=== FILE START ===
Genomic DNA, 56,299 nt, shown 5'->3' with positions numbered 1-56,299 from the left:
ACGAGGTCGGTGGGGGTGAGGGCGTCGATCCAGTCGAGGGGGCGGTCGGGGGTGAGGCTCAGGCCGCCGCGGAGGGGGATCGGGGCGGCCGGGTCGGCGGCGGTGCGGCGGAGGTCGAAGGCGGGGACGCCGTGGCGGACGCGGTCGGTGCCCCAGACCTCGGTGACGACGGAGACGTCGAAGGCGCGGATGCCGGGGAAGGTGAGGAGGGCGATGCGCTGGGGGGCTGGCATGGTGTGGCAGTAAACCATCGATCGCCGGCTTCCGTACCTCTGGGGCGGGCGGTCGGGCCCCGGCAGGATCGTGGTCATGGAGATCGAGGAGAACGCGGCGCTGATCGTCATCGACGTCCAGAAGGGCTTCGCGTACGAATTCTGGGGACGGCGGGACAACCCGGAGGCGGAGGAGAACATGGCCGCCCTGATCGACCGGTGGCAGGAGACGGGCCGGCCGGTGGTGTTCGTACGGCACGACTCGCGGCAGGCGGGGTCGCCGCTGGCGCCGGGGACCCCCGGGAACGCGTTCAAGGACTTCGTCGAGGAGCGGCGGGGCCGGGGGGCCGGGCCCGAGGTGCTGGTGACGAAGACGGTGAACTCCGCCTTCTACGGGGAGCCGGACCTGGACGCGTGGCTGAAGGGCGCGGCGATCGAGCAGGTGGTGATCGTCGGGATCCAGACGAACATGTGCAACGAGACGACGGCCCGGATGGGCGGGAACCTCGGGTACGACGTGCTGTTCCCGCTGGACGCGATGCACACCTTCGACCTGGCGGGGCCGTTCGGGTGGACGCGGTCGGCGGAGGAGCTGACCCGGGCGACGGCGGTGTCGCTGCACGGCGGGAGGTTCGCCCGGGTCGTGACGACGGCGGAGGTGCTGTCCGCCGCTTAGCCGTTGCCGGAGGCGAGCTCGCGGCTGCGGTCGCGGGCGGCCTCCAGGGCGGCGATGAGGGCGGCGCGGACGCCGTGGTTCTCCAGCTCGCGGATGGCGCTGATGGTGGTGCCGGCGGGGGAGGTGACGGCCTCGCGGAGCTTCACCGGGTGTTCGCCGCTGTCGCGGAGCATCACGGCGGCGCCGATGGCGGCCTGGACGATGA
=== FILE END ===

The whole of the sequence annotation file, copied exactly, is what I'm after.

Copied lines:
Genomic DNA, 56,299 nt, shown 5'->3' with positions numbered 1-56,299 from the left:
ACGAGGTCGGTGGGGGTGAGGGCGTCGATCCAGTCGAGGGGGCGGTCGGGGGTGAGGCTCAGGCCGCCGCGGAGGGGGATCGGGGCGGCCGGGTCGGCGGCGGTGCGGCGGAGGTCGAAGGCGGGGACGCCGTGGCGGACGCGGTCGGTGCCCCAGACCTCGGTGACGACGGAGACGTCGAAGGCGCGGATGCCGGGGAAGGTGAGGAGGGCGATGCGCTGGGGGGCTGGCATGGTGTGGCAGTAAACCATCGATCGCCGGCTTCCGTACCTCTGGGGCGGGCGGTCGGGCCCCGGCAGGATCGTGGTCATGGAGATCGAGGAGAACGCGGCGCTGATCGTCATCGACGTCCAGAAGGGCTTCGCGTACGAATTCTGGGGACGGCGGGACAACCCGGAGGCGGAGGAGAACATGGCCGCCCTGATCGACCGGTGGCAGGAGACGGGCCGGCCGGTGGTGTTCGTACGGCACGACTCGCGGCAGGCGGGGTCGCCGCTGGCGCCGGGGACCCCCGGGAACGCGTTCAAGGACTTCGTCGAGGAGCGGCGGGGCCGGGGGGCCGGGCCCGAGGTGCTGGTGACGAAGACGGTGAACTCCGCCTTCTACGGGGAGCCGGACCTGGACGCGTGGCTGAAGGGCGCGGCGATCGAGCAGGTGGTGATCGTCGGGATCCAGACGAACATGTGCAACGAGACGACGGCCCGGATGGGCGGGAACCTCGGGTACGACGTGCTGTTCCCGCTGGACGCGATGCACACCTTCGACCTGGCGGGGCCGTTCGGGTGGACGCGGTCGGCGGAGGAGCTGACCCGGGCGACGGCGGTGTCGCTGCACGGCGGGAGGTTCGCCCGGGTCGTGACGACGGCGGAGGTGCTGTCCGCCGCTTAGCCGTTGCCGGAGGCGAGCTCGCGGCTGCGGTCGCGGGCGGCCTCCAGGGCGGCGATGAGGGCGGCGCGGACGCCGTGGTTCTCCAGCTCGCGGATGGCGCTGATGGTGGTGCCGGCGGGGGAGGTGACGGCCTCGCGGAGCTTCACCGGGTGTTCGCCGCTGTCGCGGAGCATCACGGCGGCGCCGATGGCGGCCTGGACGATGA